The Paroo Station lead mine will dismiss more than 200 employees next month when the mine closes for the third time in less than a decade.
Canadian miner Ivernia will place the mine on care and maintenance, requiring no more than 12 workers to maintain the controversial lead mine, the West Australian reported.
Ivernia CEO Wayne Richardson attributed the closure to plunging commodity prices, and cited a 23 per cent drop for lead since July 2014.
"Despite record production and sales in 2014 and the progress we have made to reduce costs and improve efficiencies at the mine, the current LME lead price has dropped well below sustainable levels and cannot support profitable ongoing operations,” he said.
“In order to protect shareholder value and conserve the viable deposits of our ore body, the decision has been made to place the mine on care and maintenance until further notice.”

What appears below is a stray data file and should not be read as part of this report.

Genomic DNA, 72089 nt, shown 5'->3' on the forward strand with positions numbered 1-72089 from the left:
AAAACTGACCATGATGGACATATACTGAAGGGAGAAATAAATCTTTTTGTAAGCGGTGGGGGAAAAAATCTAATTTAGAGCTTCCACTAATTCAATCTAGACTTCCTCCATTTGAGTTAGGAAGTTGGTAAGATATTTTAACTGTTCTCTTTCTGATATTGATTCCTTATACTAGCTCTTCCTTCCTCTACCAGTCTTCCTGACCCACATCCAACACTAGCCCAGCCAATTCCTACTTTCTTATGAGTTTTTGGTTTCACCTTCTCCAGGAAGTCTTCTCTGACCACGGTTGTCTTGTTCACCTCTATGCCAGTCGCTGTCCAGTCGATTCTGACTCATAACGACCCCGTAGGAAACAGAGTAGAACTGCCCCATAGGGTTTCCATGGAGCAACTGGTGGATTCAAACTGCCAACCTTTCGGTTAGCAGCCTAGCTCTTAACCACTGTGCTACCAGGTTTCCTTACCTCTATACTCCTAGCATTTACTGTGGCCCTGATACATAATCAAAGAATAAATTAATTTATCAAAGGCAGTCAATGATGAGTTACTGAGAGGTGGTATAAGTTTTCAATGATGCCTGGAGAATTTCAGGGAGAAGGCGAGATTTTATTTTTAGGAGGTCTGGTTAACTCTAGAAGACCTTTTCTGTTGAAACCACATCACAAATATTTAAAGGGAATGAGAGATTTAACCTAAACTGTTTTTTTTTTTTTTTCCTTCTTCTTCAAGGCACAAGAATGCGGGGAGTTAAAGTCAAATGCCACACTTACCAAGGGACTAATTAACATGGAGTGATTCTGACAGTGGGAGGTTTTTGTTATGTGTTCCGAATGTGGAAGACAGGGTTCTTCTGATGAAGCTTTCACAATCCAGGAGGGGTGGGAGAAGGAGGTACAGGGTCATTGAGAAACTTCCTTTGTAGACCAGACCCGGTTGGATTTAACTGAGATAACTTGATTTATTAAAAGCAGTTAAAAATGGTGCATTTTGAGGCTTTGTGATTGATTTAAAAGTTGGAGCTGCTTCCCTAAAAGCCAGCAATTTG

Lead prices reached a high of around $2300 per tonne in July 2014, but fell sharply in the fourth quarter to a 30 month low.
A statement from Ivernia said the operation remains in compliance with operating permits and will be “poised to return to full production once price conditions improve”.
The Paroo Station mine has been closed twice before due to environmental management breaches involving lead dust contamination, in 2007 and 2011-12.
In each instance the breaches resulted in lead carbonate contamination during shipping, which resulted in contamination of the Esperance Port, contamination of rainwater tanks and residential areas, thousands of bird deaths and elevated lead levels in children.
Mine operator and Ivernia subsidiary Magellan Metals (now Rosslyn Hill Mining) paid $9 million towards the clean-up costs and used $1 million to establish a community fund.
Paroo Station lead mine is located approximately 30 kilometres west of Wiluna, in central West Australia.